Yes, I'm still alive.
I had an extremely hard time getting through this book which is the sole reason for my extended absence. There were a few reasons I found this book hard to get through, but the main reason is that I found it really dry. Where Herodotus told history in an entertaining and story-like manner, Tacitus merely reported events matter-of-fact. It might make for a more accurate record of past events, but it's far less enjoyable to read. My eyes glazed over many, many times while reading.
Another reason that may have contributed to my dislike for the book is my persistent dislike of Rome. Maybe it's because of early exposure to the New Testament and Asterix comics, but I have a hard time seeing Rome as anything but a villain. While the Greeks weren't angels, there is enough for me to love that I have developed a huge soft spot for them, but I have never developed such a soft spot for the Romans. Indeed, most of the "characters" in the Annals were either despicable people or their victims. The injustice was sometimes hard to read.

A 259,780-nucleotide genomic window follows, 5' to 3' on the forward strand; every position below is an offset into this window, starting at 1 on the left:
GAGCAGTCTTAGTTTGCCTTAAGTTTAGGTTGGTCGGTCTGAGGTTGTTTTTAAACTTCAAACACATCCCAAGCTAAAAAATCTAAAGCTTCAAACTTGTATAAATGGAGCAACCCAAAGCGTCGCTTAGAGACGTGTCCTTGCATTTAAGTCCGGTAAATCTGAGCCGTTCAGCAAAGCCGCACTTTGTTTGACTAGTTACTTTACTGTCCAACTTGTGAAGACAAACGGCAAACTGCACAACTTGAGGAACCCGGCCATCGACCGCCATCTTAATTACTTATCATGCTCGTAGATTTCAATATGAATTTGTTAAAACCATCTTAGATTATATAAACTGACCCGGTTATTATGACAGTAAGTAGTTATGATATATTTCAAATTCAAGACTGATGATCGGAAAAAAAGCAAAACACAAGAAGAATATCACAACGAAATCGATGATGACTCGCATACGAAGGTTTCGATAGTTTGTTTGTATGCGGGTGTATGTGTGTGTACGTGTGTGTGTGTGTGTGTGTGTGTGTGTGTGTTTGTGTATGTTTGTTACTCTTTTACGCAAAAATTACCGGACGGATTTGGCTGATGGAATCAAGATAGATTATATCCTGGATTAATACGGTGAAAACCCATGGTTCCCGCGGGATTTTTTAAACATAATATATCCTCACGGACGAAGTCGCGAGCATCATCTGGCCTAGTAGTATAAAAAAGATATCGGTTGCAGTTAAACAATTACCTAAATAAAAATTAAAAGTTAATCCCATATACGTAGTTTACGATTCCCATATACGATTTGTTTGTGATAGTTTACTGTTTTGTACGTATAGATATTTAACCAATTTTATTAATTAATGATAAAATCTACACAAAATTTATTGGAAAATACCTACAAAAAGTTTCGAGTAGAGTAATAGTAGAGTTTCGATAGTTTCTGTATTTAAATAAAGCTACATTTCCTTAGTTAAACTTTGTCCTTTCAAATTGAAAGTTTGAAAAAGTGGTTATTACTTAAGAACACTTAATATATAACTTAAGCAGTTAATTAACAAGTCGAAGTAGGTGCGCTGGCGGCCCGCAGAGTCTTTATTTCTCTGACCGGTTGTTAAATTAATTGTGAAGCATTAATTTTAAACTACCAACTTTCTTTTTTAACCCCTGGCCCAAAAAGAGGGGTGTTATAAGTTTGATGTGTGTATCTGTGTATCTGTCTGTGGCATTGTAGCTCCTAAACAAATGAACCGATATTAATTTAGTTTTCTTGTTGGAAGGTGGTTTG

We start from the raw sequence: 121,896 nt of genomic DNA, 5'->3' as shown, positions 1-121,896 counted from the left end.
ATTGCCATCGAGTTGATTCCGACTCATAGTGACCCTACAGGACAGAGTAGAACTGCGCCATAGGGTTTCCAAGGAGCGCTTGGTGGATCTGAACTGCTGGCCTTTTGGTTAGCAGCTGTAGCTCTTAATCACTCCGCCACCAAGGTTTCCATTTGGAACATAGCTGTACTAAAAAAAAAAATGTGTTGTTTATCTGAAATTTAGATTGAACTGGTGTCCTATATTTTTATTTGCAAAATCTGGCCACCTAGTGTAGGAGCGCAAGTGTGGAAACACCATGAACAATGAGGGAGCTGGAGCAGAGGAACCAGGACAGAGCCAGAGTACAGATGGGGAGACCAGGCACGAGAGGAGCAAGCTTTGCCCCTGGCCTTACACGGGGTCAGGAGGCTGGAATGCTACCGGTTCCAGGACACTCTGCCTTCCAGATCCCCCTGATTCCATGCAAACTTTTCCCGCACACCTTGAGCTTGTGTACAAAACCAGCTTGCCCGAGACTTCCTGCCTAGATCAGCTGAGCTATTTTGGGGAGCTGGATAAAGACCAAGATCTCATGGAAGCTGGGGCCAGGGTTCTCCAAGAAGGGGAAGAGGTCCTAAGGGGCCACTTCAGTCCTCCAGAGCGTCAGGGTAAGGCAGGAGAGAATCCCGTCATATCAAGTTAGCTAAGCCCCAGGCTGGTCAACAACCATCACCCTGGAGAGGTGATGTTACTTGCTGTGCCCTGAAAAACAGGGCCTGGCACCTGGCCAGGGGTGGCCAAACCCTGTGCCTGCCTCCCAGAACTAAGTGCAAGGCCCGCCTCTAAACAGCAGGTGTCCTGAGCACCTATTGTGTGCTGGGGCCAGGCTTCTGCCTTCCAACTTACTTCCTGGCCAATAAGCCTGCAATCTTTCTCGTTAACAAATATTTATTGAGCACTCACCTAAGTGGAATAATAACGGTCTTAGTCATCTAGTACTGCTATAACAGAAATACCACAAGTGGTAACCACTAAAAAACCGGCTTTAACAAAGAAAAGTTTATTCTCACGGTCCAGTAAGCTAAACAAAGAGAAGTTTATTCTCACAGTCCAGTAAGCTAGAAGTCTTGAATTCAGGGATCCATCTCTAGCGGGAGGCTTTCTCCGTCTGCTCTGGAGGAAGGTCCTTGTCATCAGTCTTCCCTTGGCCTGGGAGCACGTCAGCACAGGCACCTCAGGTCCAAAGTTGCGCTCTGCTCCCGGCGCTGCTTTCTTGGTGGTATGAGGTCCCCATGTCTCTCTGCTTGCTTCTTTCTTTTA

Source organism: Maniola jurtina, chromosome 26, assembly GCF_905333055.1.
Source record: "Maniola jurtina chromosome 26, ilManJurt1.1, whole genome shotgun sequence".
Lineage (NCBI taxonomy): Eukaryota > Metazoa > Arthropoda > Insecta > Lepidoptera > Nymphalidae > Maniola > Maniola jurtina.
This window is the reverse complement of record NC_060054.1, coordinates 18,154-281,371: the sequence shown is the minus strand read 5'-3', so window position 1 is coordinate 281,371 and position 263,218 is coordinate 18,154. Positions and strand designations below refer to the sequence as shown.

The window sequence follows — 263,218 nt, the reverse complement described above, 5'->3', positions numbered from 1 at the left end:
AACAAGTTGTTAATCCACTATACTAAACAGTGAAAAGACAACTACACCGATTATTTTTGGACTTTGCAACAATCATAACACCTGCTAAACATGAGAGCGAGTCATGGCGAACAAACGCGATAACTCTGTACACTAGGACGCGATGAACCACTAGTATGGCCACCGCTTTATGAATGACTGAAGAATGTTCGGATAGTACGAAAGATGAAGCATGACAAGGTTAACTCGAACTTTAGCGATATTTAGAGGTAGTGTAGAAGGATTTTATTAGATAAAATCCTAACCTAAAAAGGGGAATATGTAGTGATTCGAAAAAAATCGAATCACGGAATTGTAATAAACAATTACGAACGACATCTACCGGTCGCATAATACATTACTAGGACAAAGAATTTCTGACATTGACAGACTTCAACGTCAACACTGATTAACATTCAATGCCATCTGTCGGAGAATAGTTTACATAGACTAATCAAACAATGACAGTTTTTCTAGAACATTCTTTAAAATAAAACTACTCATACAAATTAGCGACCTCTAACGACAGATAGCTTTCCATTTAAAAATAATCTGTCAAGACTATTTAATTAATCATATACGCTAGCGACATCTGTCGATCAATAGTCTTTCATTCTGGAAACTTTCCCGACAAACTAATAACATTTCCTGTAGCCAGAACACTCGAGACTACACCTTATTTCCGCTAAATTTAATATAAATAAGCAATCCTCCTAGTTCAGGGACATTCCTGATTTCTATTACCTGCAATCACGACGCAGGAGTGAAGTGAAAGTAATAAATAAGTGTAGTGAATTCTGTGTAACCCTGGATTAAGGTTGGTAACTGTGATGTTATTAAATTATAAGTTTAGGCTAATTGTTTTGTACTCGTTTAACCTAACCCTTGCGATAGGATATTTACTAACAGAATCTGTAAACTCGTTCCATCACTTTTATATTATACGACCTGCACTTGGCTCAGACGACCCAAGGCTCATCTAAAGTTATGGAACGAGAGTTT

Still there were bright spots in the sea of monotony that was the Annals. For example the Annals is the first non-Christian source to mention Jesus, albeit in a decidedly unsympathetic light - at least regarding his followers, there is also an account of Britain's warrior queen Boudica (I was cheering on the "barbarians" in the wars mentioned), there were some interesting legal or political dilemmas, there was an endearing moment when Tacitus apologized to his readers for having to go into boring details.
So, overall, the Annals was not a favourite of mine, but I am excited to finally start moving ahead again.